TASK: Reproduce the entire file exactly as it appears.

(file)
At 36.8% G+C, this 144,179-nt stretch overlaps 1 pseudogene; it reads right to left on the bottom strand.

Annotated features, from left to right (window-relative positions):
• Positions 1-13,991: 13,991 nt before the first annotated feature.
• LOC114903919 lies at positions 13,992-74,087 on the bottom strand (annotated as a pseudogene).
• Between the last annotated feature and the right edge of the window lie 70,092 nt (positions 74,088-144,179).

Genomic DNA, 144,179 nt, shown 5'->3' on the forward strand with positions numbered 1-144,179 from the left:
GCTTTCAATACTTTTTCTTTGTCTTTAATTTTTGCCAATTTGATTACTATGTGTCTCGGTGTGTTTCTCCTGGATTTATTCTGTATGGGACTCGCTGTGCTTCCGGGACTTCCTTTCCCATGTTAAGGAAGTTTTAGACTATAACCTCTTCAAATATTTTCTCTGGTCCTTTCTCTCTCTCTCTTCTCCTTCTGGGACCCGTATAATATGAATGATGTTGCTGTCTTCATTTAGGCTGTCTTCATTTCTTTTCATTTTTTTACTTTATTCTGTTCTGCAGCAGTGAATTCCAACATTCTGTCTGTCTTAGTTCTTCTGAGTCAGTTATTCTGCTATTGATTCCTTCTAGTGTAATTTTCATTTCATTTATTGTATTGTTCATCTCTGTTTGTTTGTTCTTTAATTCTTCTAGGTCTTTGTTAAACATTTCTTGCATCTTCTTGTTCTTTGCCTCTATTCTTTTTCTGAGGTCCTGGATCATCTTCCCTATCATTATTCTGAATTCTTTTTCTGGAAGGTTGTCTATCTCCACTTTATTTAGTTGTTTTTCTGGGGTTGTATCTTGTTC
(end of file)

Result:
At 36.8% G+C, this 144,179-nt stretch overlaps 1 pseudogene; it reads right to left on the bottom strand.

Annotated features, from left to right (window-relative positions):
• Positions 1-13,991: 13,991 nt before the first annotated feature.
• LOC114903919 lies at positions 13,992-74,087 on the bottom strand (annotated as a pseudogene).
• Between the last annotated feature and the right edge of the window lie 70,092 nt (positions 74,088-144,179).

Genomic DNA, 144,179 nt, shown 5'->3' on the forward strand with positions numbered 1-144,179 from the left:
GCTTTCAATACTTTTTCTTTGTCTTTAATTTTTGCCAATTTGATTACTATGTGTCTCGGTGTGTTTCTCCTGGATTTATTCTGTATGGGACTCGCTGTGCTTCCGGGACTTCCTTTCCCATGTTAAGGAAGTTTTAGACTATAACCTCTTCAAATATTTTCTCTGGTCCTTTCTCTCTCTCTCTTCTCCTTCTGGGACCCGTATAATATGAATGATGTTGCTGTCTTCATTTAGGCTGTCTTCATTTCTTTTCATTTTTTTACTTTATTCTGTTCTGCAGCAGTGAATTCCAACATTCTGTCTGTCTTAGTTCTTCTGAGTCAGTTATTCTGCTATTGATTCCTTCTAGTGTAATTTTCATTTCATTTATTGTATTGTTCATCTCTGTTTGTTTGTTCTTTAATTCTTCTAGGTCTTTGTTAAACATTTCTTGCATCTTCTTGTTCTTTGCCTCTATTCTTTTTCTGAGGTCCTGGATCATCTTCCCTATCATTATTCTGAATTCTTTTTCTGGAAGGTTGTCTATCTCCACTTTATTTAGTTGTTTTTCTGGGGTTGTATCTTGTTC